Background: Excess body weight among adults is associated with increased risk of disease. Therefore, we sought predictors of weight gain that might be used to prevent increases in weight.
Methods: Participants were 438 male fire service personnel, 20-58 years of age, who filled out a questionnaire in 1984 and were weighed in 1984 and 1991.
Results: Sixty-five percent gained > or = 5 lb, 42.1% gained > or = 10 lb, and 26.1% gained > or = 15 lb. Unmarried fire fighters gained 11.7 lb; those married or living as married gained 7.0 lb (P < 0.001). Black non-Hispanics increased by 15.7 lb, white Hispanics by 8.9 lb, and white non-hispanics by 6.7 lb (P < 0.001). New ex-smokers gained 13.0 lb; all other fire fighters gained 7.7 lb (P < 0.004). Fire fighters who reported eating "faster" at the station than elsewhere gained 9.9 lb compared with 6.8 lb for all others (P < 0.006). Those worried over financial security gained 11.2 lb versus nonworriers who gained 7.4 lb (P < 0.005).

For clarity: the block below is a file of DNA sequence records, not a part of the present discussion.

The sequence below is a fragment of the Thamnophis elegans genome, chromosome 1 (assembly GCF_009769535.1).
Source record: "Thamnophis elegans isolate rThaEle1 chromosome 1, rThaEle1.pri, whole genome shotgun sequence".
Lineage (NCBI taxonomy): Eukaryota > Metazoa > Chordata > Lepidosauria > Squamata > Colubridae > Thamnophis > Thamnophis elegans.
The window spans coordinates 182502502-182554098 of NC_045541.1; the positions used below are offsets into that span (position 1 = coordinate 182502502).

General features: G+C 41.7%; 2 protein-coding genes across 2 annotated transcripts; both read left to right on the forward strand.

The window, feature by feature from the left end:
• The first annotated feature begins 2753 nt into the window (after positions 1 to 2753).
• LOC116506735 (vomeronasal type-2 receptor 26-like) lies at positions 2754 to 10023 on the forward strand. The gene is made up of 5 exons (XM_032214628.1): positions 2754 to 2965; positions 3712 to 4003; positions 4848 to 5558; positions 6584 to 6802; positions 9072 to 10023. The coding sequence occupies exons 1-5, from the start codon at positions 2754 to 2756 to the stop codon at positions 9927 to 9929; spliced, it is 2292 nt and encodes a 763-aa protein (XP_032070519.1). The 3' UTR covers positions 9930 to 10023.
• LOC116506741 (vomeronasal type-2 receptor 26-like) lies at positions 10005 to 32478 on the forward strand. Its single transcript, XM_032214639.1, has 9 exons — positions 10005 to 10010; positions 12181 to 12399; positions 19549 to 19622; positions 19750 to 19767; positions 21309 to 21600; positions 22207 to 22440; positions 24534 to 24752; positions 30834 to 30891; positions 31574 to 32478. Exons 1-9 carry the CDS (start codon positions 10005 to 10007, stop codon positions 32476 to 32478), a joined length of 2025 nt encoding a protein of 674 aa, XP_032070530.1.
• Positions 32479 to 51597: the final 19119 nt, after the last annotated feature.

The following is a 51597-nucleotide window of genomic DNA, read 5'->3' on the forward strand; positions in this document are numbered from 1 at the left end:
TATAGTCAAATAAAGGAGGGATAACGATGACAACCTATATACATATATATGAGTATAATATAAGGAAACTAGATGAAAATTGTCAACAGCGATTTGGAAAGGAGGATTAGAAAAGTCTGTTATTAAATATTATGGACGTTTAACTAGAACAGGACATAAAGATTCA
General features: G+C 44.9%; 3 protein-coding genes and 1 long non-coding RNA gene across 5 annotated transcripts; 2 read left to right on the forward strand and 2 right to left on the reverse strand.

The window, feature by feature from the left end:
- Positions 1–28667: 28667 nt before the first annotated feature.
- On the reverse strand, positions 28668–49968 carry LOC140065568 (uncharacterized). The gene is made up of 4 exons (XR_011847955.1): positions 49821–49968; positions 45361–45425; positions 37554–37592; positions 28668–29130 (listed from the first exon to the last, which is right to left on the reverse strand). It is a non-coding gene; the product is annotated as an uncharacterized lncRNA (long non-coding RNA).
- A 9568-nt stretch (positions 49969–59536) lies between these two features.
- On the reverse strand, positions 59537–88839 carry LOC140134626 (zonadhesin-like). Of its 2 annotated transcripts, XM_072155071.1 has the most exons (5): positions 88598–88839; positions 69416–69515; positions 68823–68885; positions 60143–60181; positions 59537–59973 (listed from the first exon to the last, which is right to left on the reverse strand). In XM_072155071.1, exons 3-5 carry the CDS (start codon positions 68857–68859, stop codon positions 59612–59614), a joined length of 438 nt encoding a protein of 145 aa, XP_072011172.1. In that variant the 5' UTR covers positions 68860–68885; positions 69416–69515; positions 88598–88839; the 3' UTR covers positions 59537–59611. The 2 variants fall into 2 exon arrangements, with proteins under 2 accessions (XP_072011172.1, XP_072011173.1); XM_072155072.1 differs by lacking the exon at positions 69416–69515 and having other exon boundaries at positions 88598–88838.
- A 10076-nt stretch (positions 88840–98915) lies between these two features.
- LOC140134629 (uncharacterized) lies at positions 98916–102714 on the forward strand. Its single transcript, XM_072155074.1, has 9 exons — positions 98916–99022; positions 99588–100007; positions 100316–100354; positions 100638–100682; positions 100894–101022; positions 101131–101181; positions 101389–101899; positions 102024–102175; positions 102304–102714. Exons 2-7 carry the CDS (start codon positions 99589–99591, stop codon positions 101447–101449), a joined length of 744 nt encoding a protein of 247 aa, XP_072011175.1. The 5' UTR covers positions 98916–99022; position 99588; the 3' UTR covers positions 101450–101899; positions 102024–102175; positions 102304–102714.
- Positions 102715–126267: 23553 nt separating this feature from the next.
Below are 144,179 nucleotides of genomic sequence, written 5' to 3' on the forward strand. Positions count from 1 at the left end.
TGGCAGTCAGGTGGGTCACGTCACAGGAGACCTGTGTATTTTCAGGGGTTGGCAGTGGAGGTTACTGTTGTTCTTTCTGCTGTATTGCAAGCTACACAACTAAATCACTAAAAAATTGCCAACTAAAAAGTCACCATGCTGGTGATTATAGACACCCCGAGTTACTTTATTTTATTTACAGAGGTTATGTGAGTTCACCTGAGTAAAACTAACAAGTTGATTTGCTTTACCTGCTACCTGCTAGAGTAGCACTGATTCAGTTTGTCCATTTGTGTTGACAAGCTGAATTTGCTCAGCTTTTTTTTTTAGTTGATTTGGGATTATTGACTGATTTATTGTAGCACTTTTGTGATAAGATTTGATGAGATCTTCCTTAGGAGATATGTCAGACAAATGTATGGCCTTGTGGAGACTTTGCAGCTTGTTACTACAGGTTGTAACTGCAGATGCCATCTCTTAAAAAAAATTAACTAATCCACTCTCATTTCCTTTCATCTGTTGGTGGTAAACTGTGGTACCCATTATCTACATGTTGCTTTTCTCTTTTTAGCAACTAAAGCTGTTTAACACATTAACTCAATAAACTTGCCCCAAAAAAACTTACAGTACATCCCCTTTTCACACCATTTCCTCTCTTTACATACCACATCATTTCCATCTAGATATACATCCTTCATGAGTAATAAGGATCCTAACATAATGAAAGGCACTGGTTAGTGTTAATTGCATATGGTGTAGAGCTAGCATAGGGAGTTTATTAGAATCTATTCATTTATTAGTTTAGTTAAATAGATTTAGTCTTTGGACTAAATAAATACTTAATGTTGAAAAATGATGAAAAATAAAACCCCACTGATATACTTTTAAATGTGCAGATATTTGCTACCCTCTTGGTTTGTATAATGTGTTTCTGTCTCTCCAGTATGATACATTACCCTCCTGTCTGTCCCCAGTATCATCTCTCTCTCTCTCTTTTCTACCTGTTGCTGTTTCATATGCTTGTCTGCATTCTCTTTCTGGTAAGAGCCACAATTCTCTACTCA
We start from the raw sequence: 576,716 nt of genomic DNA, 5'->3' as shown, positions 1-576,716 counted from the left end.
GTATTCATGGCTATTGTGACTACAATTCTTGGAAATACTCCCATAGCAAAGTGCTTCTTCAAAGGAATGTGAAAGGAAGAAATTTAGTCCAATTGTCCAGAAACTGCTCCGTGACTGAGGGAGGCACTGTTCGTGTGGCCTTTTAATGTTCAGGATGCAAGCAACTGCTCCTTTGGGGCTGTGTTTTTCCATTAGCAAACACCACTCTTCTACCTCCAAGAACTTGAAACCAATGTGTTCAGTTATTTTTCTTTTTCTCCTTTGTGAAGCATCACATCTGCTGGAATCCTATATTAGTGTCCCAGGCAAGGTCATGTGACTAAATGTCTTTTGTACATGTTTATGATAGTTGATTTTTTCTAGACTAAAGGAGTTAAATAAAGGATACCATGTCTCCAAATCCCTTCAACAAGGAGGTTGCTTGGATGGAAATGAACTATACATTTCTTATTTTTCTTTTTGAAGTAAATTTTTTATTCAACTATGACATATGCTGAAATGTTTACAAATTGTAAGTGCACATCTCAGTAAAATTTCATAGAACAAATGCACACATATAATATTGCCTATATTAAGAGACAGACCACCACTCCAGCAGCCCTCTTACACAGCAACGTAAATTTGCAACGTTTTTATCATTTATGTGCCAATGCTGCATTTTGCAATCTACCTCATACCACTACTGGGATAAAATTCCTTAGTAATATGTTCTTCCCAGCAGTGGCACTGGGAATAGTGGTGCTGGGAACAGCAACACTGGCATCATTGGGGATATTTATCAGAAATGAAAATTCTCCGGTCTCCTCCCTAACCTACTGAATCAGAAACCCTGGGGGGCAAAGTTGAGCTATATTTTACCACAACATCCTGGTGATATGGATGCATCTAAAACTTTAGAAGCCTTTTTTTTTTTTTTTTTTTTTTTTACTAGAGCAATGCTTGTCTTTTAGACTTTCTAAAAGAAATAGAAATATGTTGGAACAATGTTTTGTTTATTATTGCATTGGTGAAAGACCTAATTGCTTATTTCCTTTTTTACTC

Conclusion: Prevention programs will reach fire fighters likely to gain the most weight if aimed at those who are unmarried, younger, black, recent ex-smokers, fast eaters, and experiencing certain stressful life events.